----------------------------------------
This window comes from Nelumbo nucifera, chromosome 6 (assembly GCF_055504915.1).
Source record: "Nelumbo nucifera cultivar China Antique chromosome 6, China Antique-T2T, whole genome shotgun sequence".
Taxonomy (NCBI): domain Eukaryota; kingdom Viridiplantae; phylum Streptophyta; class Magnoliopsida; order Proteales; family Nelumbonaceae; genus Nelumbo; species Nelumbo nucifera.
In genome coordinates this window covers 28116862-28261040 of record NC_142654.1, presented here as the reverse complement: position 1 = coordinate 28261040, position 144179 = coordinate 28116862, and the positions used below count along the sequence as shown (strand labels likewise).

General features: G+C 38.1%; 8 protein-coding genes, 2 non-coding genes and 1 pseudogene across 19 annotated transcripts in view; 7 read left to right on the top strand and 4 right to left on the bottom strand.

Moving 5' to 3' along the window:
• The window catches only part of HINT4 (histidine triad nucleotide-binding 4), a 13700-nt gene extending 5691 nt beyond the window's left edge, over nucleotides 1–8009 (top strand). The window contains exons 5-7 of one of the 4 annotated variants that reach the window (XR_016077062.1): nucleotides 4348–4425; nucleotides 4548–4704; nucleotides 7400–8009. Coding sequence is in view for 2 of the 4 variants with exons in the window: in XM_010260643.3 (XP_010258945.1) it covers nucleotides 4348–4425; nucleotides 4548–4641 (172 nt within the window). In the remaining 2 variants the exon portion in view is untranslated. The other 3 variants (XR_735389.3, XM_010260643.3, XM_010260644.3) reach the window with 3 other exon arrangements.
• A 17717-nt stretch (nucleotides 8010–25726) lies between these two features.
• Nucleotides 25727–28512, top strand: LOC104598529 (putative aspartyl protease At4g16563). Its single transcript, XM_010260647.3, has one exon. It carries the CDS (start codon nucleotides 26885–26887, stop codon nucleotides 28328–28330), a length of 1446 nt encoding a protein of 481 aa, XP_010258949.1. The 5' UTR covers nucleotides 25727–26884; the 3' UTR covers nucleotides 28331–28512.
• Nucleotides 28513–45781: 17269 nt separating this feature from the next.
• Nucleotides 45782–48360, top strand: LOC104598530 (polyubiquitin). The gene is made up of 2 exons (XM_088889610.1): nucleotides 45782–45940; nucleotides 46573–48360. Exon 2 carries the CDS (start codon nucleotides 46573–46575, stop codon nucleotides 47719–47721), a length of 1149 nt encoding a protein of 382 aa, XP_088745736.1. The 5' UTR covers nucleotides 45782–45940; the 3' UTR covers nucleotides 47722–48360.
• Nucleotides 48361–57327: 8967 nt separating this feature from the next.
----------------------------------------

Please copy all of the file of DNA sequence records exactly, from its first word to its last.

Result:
This window comes from Nelumbo nucifera, chromosome 6 (assembly GCF_055504915.1).
Source record: "Nelumbo nucifera cultivar China Antique chromosome 6, China Antique-T2T, whole genome shotgun sequence".
Taxonomy (NCBI): domain Eukaryota; kingdom Viridiplantae; phylum Streptophyta; class Magnoliopsida; order Proteales; family Nelumbonaceae; genus Nelumbo; species Nelumbo nucifera.
In genome coordinates this window covers 28116862-28261040 of record NC_142654.1, presented here as the reverse complement: position 1 = coordinate 28261040, position 144179 = coordinate 28116862, and the positions used below count along the sequence as shown (strand labels likewise).

General features: G+C 38.1%; 8 protein-coding genes, 2 non-coding genes and 1 pseudogene across 19 annotated transcripts in view; 7 read left to right on the top strand and 4 right to left on the bottom strand.

Moving 5' to 3' along the window:
• The window catches only part of HINT4 (histidine triad nucleotide-binding 4), a 13700-nt gene extending 5691 nt beyond the window's left edge, over nucleotides 1–8009 (top strand). The window contains exons 5-7 of one of the 4 annotated variants that reach the window (XR_016077062.1): nucleotides 4348–4425; nucleotides 4548–4704; nucleotides 7400–8009. Coding sequence is in view for 2 of the 4 variants with exons in the window: in XM_010260643.3 (XP_010258945.1) it covers nucleotides 4348–4425; nucleotides 4548–4641 (172 nt within the window). In the remaining 2 variants the exon portion in view is untranslated. The other 3 variants (XR_735389.3, XM_010260643.3, XM_010260644.3) reach the window with 3 other exon arrangements.
• A 17717-nt stretch (nucleotides 8010–25726) lies between these two features.
• Nucleotides 25727–28512, top strand: LOC104598529 (putative aspartyl protease At4g16563). Its single transcript, XM_010260647.3, has one exon. It carries the CDS (start codon nucleotides 26885–26887, stop codon nucleotides 28328–28330), a length of 1446 nt encoding a protein of 481 aa, XP_010258949.1. The 5' UTR covers nucleotides 25727–26884; the 3' UTR covers nucleotides 28331–28512.
• Nucleotides 28513–45781: 17269 nt separating this feature from the next.
• Nucleotides 45782–48360, top strand: LOC104598530 (polyubiquitin). The gene is made up of 2 exons (XM_088889610.1): nucleotides 45782–45940; nucleotides 46573–48360. Exon 2 carries the CDS (start codon nucleotides 46573–46575, stop codon nucleotides 47719–47721), a length of 1149 nt encoding a protein of 382 aa, XP_088745736.1. The 5' UTR covers nucleotides 45782–45940; the 3' UTR covers nucleotides 47722–48360.
• Nucleotides 48361–57327: 8967 nt separating this feature from the next.